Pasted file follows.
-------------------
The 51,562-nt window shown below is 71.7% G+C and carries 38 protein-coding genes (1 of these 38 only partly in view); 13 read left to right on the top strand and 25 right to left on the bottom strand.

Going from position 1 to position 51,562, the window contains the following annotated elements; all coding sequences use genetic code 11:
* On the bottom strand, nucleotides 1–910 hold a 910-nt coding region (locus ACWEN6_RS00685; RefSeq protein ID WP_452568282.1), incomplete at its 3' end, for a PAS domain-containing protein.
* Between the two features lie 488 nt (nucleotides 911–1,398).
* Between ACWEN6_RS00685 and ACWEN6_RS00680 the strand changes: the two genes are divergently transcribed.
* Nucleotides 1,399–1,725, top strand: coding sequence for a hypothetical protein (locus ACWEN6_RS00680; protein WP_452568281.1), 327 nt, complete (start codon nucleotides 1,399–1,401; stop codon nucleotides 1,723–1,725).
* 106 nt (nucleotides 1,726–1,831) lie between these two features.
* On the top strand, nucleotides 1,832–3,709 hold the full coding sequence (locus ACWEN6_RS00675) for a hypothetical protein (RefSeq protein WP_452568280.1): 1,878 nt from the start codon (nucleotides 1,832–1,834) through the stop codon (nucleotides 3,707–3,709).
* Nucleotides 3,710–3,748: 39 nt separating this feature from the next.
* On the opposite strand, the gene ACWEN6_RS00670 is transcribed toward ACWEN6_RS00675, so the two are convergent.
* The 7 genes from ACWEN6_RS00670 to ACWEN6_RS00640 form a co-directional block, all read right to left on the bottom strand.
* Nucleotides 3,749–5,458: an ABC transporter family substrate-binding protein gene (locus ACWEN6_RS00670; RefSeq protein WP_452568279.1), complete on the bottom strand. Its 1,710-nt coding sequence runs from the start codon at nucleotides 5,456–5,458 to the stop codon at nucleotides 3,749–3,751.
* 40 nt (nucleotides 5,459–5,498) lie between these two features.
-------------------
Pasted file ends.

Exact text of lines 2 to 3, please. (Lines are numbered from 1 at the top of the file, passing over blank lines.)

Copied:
Going from position 1 to position 51,562, the window contains the following annotated elements; all coding sequences use genetic code 11:
* On the bottom strand, nucleotides 1–910 hold a 910-nt coding region (locus ACWEN6_RS00685; RefSeq protein ID WP_452568282.1), incomplete at its 3' end, for a PAS domain-containing protein.